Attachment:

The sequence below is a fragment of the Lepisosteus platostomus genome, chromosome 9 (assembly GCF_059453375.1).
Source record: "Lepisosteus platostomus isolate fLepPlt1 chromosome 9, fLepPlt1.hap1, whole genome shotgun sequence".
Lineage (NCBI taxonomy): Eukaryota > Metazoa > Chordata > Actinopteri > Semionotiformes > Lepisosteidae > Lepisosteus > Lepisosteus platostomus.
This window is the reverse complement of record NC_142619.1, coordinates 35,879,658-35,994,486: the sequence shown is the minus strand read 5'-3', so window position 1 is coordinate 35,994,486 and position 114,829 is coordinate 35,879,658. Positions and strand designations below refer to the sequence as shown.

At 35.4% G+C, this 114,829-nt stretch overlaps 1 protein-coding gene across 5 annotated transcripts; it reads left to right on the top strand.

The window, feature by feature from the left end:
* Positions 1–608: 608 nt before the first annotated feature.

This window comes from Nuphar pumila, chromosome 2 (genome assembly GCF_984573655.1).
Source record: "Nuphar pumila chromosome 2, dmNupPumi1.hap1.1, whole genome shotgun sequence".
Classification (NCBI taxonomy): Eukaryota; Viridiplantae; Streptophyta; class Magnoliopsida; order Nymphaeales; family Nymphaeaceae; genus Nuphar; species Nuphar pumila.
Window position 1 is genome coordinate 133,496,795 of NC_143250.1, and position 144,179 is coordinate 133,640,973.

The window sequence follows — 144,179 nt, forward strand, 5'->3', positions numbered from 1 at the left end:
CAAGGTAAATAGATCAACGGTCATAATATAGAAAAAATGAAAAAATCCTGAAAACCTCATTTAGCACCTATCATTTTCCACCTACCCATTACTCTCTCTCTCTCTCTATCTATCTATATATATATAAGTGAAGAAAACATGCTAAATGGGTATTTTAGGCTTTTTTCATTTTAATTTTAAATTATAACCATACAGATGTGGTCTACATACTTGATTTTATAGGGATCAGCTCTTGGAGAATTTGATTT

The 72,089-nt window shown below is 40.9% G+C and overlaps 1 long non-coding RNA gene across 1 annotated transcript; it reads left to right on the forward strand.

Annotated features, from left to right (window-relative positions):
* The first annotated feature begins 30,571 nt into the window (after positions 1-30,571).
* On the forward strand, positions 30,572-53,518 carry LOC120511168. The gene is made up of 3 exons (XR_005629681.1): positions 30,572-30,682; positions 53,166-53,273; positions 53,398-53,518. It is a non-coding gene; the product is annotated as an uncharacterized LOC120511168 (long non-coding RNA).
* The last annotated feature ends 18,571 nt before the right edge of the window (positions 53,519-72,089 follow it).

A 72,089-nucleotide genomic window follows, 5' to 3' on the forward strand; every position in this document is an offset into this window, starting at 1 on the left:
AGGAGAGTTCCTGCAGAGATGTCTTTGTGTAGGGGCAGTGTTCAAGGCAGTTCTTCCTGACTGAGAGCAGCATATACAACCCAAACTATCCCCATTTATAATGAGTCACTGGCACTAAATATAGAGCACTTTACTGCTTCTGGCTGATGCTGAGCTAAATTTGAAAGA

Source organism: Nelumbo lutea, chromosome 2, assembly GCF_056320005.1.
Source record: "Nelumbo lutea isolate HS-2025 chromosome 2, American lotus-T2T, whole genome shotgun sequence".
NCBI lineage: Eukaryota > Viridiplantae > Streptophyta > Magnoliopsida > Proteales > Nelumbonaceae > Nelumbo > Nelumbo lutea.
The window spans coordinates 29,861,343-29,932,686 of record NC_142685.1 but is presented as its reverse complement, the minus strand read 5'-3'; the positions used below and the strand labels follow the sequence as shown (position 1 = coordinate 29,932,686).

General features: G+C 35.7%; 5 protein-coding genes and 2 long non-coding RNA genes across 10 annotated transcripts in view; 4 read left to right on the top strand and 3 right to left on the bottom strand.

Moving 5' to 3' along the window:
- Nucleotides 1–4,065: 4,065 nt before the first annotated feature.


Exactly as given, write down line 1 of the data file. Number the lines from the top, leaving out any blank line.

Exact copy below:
The sequence below is a fragment of the Lepisosteus platostomus genome, chromosome 9 (assembly GCF_059453375.1).